Book businesspeople are about to make the same mistake that has devastated the music and newspaper industries: worrying about whether a new digital format will cannibalize their traditional business rather than focusing on how to make the new format more competitive with other digital media.
U.K.-based Interead will launch the Cool-er e-book reader at BookExpo America later this month. Similar in appearance to the Sony Reader, the Cool-er is offered in eight colors such as Racing Green, Hot Pink and Vivid Violet.
TheStreet.com reported earlier this week that Barnes & Noble may be working with a device maker and Sprint on its own e-reading device to rival the Amazon Kindle, Sony Reader and others. The report cited "one wireless industry insider" as the anonymous source of the information.
Beyond the printed book, many opportunities exist for publishers today to repurpose content in various formats and to increase exposure via online search marketing. However, if it is impossible to tag a book for search engine optimization, or adapt a book from a print to an electronic version, without copying, pasting and reformatting 100,000 words, then publishers could waste a significant amount of time and money in pursuit of these opportunities.
People fear the unknown. It’s a simple premise that creeps into our lives more than we realize. Change brings a great amount of uncertainty … and therefore, fear. The changes happening in the book publishing industry right now are enough to prompt even the bravest publishing souls to cover their eyes, cautiously peeking through the space between their fingers to see if it’s OK to look.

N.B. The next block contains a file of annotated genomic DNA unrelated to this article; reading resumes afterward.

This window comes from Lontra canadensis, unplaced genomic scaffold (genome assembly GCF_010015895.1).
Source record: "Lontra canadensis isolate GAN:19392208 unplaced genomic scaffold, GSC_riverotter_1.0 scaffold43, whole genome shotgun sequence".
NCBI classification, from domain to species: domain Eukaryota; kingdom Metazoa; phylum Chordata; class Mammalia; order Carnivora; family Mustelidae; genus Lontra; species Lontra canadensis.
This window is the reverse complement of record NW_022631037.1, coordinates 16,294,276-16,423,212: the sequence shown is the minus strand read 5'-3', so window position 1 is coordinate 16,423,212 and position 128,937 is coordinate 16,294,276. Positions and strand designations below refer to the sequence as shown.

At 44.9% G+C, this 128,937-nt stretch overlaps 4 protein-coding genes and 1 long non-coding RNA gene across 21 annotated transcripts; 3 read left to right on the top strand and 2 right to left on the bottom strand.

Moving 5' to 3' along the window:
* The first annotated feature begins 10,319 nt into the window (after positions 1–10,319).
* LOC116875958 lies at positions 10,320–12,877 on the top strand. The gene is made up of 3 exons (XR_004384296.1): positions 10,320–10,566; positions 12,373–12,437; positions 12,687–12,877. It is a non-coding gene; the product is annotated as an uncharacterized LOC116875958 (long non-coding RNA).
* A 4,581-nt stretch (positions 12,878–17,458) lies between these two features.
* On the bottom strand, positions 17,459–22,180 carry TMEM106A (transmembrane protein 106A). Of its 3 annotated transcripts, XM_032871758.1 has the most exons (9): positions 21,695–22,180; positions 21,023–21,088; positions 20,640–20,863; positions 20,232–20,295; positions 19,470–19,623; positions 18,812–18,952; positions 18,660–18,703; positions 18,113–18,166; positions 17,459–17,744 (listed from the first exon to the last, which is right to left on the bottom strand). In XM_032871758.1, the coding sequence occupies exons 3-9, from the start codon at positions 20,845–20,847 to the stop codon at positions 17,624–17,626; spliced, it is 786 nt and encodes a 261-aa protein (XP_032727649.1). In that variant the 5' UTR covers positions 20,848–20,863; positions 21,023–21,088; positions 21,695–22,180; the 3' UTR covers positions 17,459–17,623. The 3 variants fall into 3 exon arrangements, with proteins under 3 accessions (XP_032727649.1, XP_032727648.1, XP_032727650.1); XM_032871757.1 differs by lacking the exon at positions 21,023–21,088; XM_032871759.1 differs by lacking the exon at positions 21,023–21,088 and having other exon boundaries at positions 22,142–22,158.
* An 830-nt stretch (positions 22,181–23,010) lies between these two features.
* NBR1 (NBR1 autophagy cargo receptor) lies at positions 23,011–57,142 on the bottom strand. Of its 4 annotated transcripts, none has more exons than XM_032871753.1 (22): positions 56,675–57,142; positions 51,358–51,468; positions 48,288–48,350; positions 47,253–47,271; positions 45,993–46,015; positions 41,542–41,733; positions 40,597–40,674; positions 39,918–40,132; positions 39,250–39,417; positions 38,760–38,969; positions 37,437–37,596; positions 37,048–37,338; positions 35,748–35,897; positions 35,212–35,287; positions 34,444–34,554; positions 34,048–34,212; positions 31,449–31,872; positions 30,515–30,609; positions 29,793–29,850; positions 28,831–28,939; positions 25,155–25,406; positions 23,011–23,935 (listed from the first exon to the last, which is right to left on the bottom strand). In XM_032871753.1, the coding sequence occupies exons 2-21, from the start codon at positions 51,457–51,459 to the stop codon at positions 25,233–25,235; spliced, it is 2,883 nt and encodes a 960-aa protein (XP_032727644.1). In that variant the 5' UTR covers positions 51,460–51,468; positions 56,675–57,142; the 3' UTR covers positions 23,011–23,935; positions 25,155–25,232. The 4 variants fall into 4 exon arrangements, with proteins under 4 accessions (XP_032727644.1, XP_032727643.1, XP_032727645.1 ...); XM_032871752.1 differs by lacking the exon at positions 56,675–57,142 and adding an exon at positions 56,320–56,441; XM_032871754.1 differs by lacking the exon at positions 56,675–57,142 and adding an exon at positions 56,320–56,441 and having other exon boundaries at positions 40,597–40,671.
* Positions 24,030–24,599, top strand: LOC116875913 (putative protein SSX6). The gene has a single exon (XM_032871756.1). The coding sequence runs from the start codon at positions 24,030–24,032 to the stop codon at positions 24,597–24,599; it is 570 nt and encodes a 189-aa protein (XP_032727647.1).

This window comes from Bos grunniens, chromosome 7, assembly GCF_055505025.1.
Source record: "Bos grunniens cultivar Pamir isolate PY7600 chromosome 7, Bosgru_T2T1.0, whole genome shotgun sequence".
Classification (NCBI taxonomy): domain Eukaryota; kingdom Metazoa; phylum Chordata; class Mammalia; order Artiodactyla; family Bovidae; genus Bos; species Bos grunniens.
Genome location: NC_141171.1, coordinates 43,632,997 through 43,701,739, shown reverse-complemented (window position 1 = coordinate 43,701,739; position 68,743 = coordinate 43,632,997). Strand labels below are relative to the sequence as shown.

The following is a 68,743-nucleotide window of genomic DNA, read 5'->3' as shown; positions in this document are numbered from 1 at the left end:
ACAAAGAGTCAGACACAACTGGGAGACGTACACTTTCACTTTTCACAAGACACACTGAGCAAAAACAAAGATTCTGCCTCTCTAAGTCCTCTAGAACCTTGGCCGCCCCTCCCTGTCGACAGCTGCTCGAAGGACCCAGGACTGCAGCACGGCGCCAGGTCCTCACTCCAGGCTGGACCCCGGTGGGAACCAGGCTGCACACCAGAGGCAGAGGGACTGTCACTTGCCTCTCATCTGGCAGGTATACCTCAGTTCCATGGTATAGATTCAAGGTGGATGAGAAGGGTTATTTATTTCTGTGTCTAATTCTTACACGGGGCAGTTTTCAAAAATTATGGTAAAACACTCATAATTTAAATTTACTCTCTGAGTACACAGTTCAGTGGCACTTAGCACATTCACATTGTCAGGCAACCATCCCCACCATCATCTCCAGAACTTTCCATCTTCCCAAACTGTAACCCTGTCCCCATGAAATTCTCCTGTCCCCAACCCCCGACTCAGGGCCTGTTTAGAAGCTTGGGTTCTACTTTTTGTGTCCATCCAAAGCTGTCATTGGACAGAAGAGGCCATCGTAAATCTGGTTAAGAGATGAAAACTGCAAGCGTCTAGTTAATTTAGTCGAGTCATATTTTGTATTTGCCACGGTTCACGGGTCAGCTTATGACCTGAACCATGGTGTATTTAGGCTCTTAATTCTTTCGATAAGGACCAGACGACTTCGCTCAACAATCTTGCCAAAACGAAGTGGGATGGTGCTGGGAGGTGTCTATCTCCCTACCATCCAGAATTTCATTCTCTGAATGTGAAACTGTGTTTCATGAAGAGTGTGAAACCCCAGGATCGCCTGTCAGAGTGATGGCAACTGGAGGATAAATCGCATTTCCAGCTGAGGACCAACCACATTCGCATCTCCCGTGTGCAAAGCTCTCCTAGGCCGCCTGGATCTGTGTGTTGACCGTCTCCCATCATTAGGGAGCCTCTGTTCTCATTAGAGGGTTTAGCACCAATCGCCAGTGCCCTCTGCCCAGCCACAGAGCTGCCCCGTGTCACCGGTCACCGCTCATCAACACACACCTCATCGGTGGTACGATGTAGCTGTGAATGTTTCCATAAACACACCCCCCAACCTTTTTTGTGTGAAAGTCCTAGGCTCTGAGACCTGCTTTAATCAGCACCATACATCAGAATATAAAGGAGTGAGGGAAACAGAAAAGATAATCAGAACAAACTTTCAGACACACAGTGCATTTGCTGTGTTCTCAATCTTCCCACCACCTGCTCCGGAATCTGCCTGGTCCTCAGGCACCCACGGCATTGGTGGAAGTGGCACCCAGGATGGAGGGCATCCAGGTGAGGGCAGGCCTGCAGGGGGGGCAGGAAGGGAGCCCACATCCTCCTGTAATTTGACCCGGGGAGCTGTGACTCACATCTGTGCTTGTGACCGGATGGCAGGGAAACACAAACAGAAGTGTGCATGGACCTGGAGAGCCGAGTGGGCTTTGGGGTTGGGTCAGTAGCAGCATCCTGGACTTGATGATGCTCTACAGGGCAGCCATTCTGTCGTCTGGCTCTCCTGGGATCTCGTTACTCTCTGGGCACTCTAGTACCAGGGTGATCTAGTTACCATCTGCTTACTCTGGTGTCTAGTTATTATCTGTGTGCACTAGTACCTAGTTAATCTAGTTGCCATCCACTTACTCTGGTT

On Tuesday, novelist Danielle Steel released 71 of her works, including the new "One Day at a Time," as digital downloads on Amazon.com and The eBook Store by Sony, representing the largest online release by an author in a single day. This is the first time Steel's books, which are published by Random House division Bantam Dell, have been made available in digital format.
Judging from the prognostications that Pat Schroeder remembers hearing at publishing conferences a decade ago, most people today ought to be reading e-books and regarding print as a quaint relic of the past. That hasn’t happened, of course, and the president and CEO of the Association of American Publishers (AAP) sees that fact as a useful caution when trying to predict the future of the industry. It’s easy to identify key factors, but misjudge their effect; trends that seem vitally important now could fade into obscurity, and the course of publishing could be shaped by things currently on no one’s radar screen.
One might think that all other problems fade into the background when there’s a recession, but for university presses, that’s certainly not true. Questions about changes in education funding and student habits rear up alongside concerns about preparing for the digital future; still, the country’s economic woes are plaguing university presses, and the stress is not likely to disappear anytime soon.